HELLO and welcome to the 267th installment of Things I Read That I Love, wherein I share with you some of the longer-form journalism/essays I’ve read recently so that you can read them too and we can all know more about tumblr! This “column” is less feminist/queer focused than the rest of the site because when something is feminist/queer focused, I put it on the rest of the site. Here is where the other things are.
The title of this feature is inspired by the title of Emily Gould’s tumblr, Things I Ate That I Love.
Reading Joan Didion in California Restaurants, by Sara J Benincasa for Medium, July 2018
Thank you Sara for writing this for me, can we be friends, it seems we have many mutual interests. I have been asking myself why exactly I am here (a thing Sara asks herself in the essay) for about six weeks and although this didn’t answer that for me, it helped, and was beautiful throughout. I thought “wow this is long” but before you know it I was like “NO WHY IS IT OVER.” I highlighted so many things in it.
if you read her in California and if you love California and if you are not yourself a native daughter of the Golden West, you will, inevitably, ask yourself why exactly you are here, and why you had ever been so foolish as to live anywhere less heartbreaking than this.
In 2018, Tumblr Is A Joyless Black Hole, by Gita Jackson for Kotaku, July 2018
I can confirm that every time I go to tumblr it’s like 99% social justice call-out posts? Also now that autostraddlecaptionsarefunny and fuckyeahautostraddle are barely ever active, tumblr makes me sad. But also, sometimes, tumblr has really great Hayley Kiyoko gif sets or I find stories I wouldn’t have heard anywhere else! I used to check tumblr first thing every morning and maybe like 100 times a day, now it’s usually once a day. It’s crazy to think there was a time when the tumblr was a huge part of Autostraddle, too — that’s where we posted when the website was down, where we did advice-a-thons and it was our major social media referrer.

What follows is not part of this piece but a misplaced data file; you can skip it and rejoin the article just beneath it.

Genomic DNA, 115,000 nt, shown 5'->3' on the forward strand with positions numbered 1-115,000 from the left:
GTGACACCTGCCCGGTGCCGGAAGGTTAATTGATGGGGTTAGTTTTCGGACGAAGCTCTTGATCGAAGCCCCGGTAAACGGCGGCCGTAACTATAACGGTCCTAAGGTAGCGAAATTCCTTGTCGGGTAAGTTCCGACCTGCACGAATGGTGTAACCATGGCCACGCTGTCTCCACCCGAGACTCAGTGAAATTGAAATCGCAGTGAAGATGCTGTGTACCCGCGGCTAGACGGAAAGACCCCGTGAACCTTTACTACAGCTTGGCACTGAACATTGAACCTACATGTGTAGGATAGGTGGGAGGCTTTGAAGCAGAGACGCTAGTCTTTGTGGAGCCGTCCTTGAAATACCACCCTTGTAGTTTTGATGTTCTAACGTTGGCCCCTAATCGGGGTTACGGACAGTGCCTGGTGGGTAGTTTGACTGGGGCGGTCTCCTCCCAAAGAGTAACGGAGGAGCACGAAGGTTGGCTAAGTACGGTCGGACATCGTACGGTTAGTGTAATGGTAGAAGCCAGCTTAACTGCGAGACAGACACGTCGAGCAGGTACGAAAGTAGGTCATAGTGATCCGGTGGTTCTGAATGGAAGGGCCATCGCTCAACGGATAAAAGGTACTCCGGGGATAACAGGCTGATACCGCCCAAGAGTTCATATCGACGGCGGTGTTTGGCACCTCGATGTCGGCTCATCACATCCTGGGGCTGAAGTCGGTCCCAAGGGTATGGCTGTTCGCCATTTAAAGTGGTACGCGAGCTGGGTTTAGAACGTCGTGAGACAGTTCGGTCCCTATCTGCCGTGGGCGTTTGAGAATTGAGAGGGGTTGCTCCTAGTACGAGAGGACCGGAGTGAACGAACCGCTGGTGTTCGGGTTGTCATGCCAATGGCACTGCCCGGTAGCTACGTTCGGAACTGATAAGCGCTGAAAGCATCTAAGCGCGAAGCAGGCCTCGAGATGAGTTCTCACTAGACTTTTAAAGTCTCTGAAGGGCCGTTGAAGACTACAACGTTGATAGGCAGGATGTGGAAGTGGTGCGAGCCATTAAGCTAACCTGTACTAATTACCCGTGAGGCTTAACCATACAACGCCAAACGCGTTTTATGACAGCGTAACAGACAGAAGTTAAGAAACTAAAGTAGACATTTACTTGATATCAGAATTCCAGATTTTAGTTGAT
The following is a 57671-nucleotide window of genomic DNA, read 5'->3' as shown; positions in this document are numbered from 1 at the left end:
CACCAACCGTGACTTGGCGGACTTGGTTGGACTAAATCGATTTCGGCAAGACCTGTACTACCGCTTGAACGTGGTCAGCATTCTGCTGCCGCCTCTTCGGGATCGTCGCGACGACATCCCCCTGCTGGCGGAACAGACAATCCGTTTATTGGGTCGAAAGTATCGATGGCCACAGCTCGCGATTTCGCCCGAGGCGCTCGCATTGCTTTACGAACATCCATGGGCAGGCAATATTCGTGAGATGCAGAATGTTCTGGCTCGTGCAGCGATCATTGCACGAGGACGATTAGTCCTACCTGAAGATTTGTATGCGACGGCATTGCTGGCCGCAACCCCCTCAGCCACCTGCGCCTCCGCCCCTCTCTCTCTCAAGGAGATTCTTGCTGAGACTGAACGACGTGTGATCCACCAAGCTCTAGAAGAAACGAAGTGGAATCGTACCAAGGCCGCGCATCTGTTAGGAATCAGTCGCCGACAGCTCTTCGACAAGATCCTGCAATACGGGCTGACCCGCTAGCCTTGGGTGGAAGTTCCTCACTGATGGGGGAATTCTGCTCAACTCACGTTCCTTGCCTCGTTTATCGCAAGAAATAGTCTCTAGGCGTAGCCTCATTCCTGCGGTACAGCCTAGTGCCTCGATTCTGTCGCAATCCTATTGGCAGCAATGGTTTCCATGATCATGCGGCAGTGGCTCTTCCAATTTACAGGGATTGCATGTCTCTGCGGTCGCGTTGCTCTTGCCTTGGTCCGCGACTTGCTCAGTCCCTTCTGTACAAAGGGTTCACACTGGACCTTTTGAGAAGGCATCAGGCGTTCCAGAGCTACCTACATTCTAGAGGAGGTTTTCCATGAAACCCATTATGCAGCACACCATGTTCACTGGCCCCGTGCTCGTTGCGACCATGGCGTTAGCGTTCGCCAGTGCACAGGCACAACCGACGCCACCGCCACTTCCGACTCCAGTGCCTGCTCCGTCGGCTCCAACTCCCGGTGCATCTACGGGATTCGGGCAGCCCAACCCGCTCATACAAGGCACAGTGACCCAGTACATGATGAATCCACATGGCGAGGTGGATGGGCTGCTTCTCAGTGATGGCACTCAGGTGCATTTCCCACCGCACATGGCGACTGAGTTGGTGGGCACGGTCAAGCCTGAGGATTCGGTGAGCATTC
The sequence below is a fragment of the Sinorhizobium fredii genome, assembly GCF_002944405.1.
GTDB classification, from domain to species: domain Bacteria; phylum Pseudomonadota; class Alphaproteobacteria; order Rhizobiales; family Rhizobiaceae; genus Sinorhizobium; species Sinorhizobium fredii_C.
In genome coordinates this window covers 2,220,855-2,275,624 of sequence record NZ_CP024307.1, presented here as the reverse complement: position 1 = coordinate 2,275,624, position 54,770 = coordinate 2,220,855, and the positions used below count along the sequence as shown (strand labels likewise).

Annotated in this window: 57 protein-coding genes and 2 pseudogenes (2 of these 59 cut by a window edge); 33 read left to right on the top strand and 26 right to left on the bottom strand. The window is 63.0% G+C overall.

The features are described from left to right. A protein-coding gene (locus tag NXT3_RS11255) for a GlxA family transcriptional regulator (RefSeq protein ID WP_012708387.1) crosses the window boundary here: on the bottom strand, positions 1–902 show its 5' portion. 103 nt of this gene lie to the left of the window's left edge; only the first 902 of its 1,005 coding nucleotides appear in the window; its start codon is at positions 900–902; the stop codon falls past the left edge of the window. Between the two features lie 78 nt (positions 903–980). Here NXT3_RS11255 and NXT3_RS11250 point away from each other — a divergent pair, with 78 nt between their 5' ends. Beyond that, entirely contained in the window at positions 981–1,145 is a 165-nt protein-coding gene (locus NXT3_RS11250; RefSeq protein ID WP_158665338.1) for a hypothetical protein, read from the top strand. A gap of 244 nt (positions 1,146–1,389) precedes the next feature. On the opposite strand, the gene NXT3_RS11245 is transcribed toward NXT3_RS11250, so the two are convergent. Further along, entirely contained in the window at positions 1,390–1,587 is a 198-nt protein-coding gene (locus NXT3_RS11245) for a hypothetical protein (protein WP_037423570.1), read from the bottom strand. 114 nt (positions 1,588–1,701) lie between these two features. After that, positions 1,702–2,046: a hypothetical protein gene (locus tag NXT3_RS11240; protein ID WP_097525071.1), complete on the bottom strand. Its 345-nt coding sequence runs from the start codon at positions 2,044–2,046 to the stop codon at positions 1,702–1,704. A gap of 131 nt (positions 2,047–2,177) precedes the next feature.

The Trouble With Johnny Depp, by Stephen Rodrick for Rolling Stone, June 2018
Turns out the trouble with Johnny Depp — who I once loved dearly (back in the Edward Scissorhands, Benny + Joon, What’s Eating Gilbert Grape, Ed Wood, Fear + Loathing in Las Vegas, Blow era) — is Johnny Depp. Sounds like a real true asshole this guy.
Sweetness Mattered, by Aaron Hamburger for Tin House, June 2017
A sweet gay story for you.
Naked in Death Valley, by Claire Vaye Watkins for Guernica, May 2018
This is not really a longform piece but it’s really pretty and it’s by a writer I really like and it’s about hot springs and the desert and also, if we could bring it back to me for a second, she’s gotta be talking about Ann Arbor here, right? —> “This is the sensation John Muir chased up waterfalls in Yosemite, and which I have begged for, smoking weed in my SUV in the parking lot of Oasis Hot Tub Gardens in a city named for trees.”
Been Down So Long It Looks Like Debt to Me, by M.H. Miller for The Baffler, July 2018
The problem, I think, runs deeper than blame. The foundational myth of an entire generation of Americans was the false promise that education was priceless—that its value was above or beyond its cost. College was not a right or a privilege but an inevitability on the way to a meaningful adulthood. What an irony that the decisions I made about college when I was seventeen have derailed such a goal.
The Story of Vicente, Who Murdered His Mother, His Father, and His Sister, by Sandra Rodríguez Nieto for Longreads, December 2015
Last time I brought you ZERO stories about murder! Back on that grind again though, you’re welcome.
The Case of the Vanishing Blonde, by Mark Bowden for Vanity Fair, December 2010
I’m gonna be honest with you that I have been very sad this week! Which, according to my friends who care about such things, is normal for “Cancer Season.” But when I’m sad and have trouble focusing, my friends, there is one type of story I am still capable of focusing on: MURDER STORIES!
The Body in Room 348, by Mark Bowden for Vanity Fair, May 2013
So, somebody who read that story above got in touch with the PI who broke the case to help them with a murder case that seemed unbreakable too. Let me tell you this one has QUITE the twist.
The Demands of Cold Blood, by John Davidson for The Morning News, November 2011
A former crime reporter looks back on the uncomfortable and exploitative elements of his former job as a crime reporter, and on one specific case that turned out to be part of a much larger case.